UNBELIEVABLE! How’s this for HOPE AND CHANGE?
Tar blobs began washing up on Florida’s white sand beaches near Pensacola this past weekend. Crude oil has already been reported along barrier islands in Alabama and Mississippi, and has impacted about 125 miles of Louisiana coastline.
It didn’t have to be this way.
There are miles of floating oil containment boom in warehouse right now and the manufacturer Packgen says it can make lots more on short notice.
There’s just one problem… No one will come get it.
Maine Governor Baldacci visits Packgen to see the manufacturing of Oil Containment Booms, as well as lend his support to the people of Packgen and the Gulf Coast.
Gregory Sullivan at Pajamas Media reported, via Instapundit:
John Lapoint of Packgen in Auburn, Maine, says he’s got plenty of floating oil containment boom and can make lots more on short notice. There’s just one problem: no one will buy it from him.
He’s already had a representative from BP visit his factory and inspect his product. The governor of Maine, John Baldacci, visited the facility and made a video plea to no one in particular to close the deal. Maine Senators Olympia Snowe and Susan Collins wrote a letter on May 21 to the secretary of the Interior, the administrator of NOAA, and the commandant of the Coast Guard to alert them to the existence of Packgen, their supply of boom, and their demonstrated capacity to make more. I have no idea if those are the correct persons and agencies to notify about the manufacturing capacity and the availability of boom. One wonders if the senators know.
While it is not easy to clean up an ocean oil spill, it is not a complicated procedure. In the open ocean, chemicals can be sprayed on slicks to try to disperse them. For the most part, oil floats, so it can sometimes be ignited and burned to lessen the amount that might reach a more sensitive area than the middle of an ocean. Out in open water, you can use booms (temporary floating barriers), but the wind and wave action makes it pretty difficult to place them and keep them there. When you get in closer to shore, where the oil is likely to do the most damage but the water is generally calmer, the best way to deal with it is to place flexible booms in the water, against which the oil will collect, and then run skimmers, a sort of pump that vacuums up and separates the oil from the water. Then you mop up what makes it to the shore as best you can.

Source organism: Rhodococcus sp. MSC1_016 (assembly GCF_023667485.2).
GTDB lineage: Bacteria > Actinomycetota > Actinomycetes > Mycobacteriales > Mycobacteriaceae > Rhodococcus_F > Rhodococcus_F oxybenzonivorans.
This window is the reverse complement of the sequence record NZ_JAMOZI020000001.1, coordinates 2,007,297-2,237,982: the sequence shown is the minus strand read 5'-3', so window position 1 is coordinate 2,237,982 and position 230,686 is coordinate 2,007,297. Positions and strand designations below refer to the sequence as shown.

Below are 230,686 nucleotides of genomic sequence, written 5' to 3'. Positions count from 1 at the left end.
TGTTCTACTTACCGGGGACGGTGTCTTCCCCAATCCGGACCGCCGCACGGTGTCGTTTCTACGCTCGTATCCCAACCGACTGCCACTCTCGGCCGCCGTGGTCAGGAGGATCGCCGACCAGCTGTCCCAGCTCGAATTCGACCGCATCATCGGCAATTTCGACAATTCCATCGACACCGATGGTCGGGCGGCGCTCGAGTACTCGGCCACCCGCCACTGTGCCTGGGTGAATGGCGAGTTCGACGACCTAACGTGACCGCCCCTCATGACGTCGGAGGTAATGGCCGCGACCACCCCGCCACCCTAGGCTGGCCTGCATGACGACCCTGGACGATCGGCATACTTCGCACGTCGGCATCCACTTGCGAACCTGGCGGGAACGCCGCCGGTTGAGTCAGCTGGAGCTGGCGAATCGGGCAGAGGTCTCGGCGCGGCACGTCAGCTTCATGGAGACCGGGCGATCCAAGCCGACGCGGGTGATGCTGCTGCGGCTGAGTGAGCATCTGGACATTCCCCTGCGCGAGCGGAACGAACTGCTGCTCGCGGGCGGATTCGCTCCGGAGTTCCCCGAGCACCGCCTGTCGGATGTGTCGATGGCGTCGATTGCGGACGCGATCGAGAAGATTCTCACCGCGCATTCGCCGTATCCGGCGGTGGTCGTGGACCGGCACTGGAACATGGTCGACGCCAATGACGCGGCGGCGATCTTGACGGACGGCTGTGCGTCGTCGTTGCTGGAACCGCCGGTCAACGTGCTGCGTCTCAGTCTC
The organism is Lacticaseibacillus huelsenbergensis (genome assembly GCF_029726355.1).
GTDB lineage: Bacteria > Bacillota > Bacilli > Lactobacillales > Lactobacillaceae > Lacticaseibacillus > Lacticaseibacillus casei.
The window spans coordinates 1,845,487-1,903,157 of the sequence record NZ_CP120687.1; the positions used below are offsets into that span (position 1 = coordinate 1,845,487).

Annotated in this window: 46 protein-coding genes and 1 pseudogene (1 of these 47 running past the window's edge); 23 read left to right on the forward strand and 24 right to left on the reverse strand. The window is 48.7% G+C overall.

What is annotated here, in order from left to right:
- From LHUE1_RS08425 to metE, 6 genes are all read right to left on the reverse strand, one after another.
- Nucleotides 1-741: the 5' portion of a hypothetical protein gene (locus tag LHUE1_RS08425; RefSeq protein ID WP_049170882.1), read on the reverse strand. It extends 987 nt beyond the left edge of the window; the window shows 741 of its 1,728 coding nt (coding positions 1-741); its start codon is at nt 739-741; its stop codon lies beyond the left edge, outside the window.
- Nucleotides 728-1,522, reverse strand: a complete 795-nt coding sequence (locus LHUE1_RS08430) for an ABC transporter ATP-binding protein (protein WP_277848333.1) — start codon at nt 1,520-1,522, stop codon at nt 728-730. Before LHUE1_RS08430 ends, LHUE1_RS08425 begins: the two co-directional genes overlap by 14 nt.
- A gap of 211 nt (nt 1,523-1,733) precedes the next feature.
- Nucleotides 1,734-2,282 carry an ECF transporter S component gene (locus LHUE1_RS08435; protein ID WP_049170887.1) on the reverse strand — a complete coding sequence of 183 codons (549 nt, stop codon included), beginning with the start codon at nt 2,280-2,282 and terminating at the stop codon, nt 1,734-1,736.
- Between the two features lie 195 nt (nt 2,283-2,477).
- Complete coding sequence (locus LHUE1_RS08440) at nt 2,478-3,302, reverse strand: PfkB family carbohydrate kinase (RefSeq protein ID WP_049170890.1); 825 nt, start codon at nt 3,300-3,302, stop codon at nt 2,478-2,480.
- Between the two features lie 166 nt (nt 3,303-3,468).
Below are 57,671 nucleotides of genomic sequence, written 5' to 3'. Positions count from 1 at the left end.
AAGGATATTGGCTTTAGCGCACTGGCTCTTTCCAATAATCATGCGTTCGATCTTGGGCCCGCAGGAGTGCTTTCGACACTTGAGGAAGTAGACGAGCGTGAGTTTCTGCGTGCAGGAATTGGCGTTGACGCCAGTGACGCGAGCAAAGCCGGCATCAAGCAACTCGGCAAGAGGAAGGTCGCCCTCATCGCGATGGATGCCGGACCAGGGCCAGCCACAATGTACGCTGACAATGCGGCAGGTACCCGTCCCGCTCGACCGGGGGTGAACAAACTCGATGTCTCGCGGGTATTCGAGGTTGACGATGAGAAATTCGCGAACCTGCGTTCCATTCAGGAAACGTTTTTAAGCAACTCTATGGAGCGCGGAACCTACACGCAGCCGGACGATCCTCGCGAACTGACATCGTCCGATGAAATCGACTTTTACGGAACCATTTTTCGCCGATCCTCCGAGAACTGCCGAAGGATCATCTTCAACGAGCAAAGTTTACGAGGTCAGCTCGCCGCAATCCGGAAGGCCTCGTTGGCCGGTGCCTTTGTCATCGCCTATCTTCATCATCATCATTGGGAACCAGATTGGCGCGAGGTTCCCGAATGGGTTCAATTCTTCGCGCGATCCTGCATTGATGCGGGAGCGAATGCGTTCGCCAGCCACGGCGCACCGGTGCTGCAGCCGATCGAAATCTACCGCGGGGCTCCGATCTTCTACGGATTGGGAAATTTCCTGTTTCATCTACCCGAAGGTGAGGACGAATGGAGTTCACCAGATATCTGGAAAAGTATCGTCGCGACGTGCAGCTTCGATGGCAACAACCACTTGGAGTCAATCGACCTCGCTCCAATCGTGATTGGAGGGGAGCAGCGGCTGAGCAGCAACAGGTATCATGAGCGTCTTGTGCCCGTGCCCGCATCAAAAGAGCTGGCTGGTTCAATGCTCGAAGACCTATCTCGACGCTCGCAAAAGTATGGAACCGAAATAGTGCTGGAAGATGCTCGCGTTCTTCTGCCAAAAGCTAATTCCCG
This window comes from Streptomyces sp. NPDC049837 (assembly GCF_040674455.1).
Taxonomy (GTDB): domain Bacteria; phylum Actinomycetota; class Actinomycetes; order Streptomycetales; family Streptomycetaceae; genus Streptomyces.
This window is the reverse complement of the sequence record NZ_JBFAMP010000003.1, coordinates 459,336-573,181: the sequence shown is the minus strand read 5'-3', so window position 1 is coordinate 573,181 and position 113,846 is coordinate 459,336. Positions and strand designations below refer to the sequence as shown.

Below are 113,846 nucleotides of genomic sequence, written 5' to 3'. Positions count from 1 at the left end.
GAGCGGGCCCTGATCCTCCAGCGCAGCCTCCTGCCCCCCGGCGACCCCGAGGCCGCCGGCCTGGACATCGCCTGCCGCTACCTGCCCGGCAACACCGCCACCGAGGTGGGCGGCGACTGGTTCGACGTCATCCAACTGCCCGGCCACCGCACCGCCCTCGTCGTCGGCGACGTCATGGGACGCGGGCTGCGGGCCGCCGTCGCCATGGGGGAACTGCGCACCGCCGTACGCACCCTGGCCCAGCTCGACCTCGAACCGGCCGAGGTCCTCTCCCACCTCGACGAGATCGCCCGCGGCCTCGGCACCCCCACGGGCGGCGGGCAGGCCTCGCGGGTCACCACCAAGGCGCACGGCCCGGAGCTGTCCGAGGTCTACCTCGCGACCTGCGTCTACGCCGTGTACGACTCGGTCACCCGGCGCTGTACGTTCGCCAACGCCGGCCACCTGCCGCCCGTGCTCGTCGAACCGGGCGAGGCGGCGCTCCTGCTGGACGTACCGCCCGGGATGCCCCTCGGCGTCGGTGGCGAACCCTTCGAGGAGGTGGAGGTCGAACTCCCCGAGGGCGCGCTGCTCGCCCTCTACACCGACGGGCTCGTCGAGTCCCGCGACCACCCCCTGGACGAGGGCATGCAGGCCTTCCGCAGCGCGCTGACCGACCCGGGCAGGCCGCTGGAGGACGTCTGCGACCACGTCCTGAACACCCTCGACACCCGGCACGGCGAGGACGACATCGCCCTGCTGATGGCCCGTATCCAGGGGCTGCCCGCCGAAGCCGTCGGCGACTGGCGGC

…Oil collected against a boom is fairly easy to process and recycle. Sorbent booms, designed to collect oil at the water’s edge, are made from materials that absorb oil but not water — unlike hair. Oil full of hair or straw lapping against a shoreline is a HazMat nightmare. And sorbent boom is not in short supply anyway.
…Packgen’s main business is not making oil boom. They make specialty packaging materials for shipping and storing environmentally sensitive materials. But when Packgen’s president, John Lapoint, saw the BP oil spill in the news, he understood right away that to have any hope of containing the oil drifting towards the shoreline, lots of floating boom would be necessary.
It didn’t have to be this way. Our southern shores could have been spared.
If Barack Obama really wants to find some ass to kick. It may be his own.
Is anyone else reminded of this photo?
UPDATE: Allahpundit added:
Remember, Jindal was demanding millions of feet of boom just a week or so after the rig exploded and, as of May 24, was still millions of feet short.
It didn’t have to be this way.